It’s very interesting to look at our behavior each day and see how addicted we are to pleasurable feelings and how much we hate unpleasurable ones, even the smallest unpleasurable ones. We always joke about this in retreat because every retreat we go on, some people want the window closed, some want it open, and some want it halfway. Especially if you’re doing a mantra retreat. You’re not allowed to get up from your cushion in the middle of the session. Sometimes it’s so cold in the room that, for the benefit of sentient beings, you sneak up and close the window and hope nobody’s looking. And you sit down quietly. Then, five minutes later, the person next to you is too hot. They feel so uncomfortable, so they stand up and open the window. Then you notice it and you’re cold. And you get mad. You get up and close that window again. And then the person next to you gets very mad because they’re uncomfortable, they’re too hot. And soon we have a world war, a mini world war. But if you look, it’s all over feelings of pleasure and displeasure that we fight with other people and that cause us to become greedy for something. 

So, that’s the second misconception—that the feelings are what we use and enjoy, and that they’re MY feelings. The third wrong conception here is the mind to be the actuality of the identity. In other words, we think our mind is me. So, the “I,” the person, exists somewhere in this body, but when we think, “What am I really? My mind.” When we think of going onto the next life, we think of our mind going on to the next life because it’s who we are. Descartes said, “I think, therefore I am,” showing that he thinks he is his mind because the mind is what thinks. But we aren’t our mind. We will discuss this later.

Then phenomena—here meaning all the other mental factors. Some phenomena are the disturbing element in our identity, like greed, anger, resentment; they disturb the mind. Then other mental factors, like faith or confidence, wisdom, compassion—these things are purifying elements of our identity. We might ask, “Well, why is this a wrong conception?” It’s because we’re grasping all these things as being inherently existent, independently existent. Also, because at different times in our life we think, “My body is me, my feelings are me, my mind is me, all these other mental factors are me.” Overcoming these four conceptions helps us not to cling to the I, to the self.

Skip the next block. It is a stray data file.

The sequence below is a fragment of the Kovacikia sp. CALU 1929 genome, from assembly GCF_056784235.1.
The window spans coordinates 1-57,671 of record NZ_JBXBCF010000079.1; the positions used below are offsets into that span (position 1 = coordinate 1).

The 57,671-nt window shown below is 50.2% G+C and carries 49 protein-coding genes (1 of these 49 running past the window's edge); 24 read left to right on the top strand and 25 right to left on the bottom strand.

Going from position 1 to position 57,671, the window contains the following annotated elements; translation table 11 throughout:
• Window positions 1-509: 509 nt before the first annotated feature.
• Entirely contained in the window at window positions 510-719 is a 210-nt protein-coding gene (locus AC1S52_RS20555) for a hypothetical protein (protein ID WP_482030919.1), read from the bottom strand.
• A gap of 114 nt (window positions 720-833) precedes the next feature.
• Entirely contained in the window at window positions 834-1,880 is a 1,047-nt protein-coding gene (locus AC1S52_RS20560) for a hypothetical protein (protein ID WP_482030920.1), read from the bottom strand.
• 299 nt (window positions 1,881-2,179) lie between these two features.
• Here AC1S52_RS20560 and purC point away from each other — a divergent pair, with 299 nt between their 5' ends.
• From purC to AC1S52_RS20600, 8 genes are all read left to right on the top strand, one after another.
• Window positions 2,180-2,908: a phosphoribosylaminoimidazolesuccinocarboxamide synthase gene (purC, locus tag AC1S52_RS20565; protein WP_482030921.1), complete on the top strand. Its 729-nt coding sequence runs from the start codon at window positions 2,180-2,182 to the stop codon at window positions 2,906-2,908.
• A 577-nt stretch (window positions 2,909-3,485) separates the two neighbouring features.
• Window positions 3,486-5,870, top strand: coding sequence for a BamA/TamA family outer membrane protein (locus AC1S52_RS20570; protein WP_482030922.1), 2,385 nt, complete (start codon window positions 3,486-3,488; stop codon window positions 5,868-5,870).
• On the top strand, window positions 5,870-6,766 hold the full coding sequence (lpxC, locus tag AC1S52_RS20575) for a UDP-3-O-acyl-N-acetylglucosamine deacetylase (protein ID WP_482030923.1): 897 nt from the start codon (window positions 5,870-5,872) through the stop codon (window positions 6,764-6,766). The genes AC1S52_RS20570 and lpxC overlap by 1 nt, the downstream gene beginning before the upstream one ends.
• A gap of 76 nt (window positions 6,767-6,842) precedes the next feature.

We usually cling very much to these, establish an identity, and think, “This is who I am. And I’ve got to protect my body, my feelings, my mind, my mental factors – this is all me, I’ve got to protect it.” And then that attitude creates a lot of problems for us in our lives. 

I think we’ll pause here. Maybe you have questions and comments.

Audience: When speaking about the body, national identity is illusory, but things like being healthy or unhealthy pertain to specific characteristics of our bodies. And similar, with our racial identity, if my skin is black, then I’m black.

Venerable Thubten Chodron (VTC): Yes, but that all exists on a conventional level. Our problem is that we think we inherently are that. For example, instead of just saying, “I’m not healthy,” we go, “Oh, I’m not healthy, oh my goodness! That means I’m going to probably die in the next week. This is terrible! I’ve got to go to the doctor, and I’ve got to tell all my friends how sick I am.” We go on and on and on about our health. So, you see, there’s just one factor, and then our mind makes all these elaborations about it.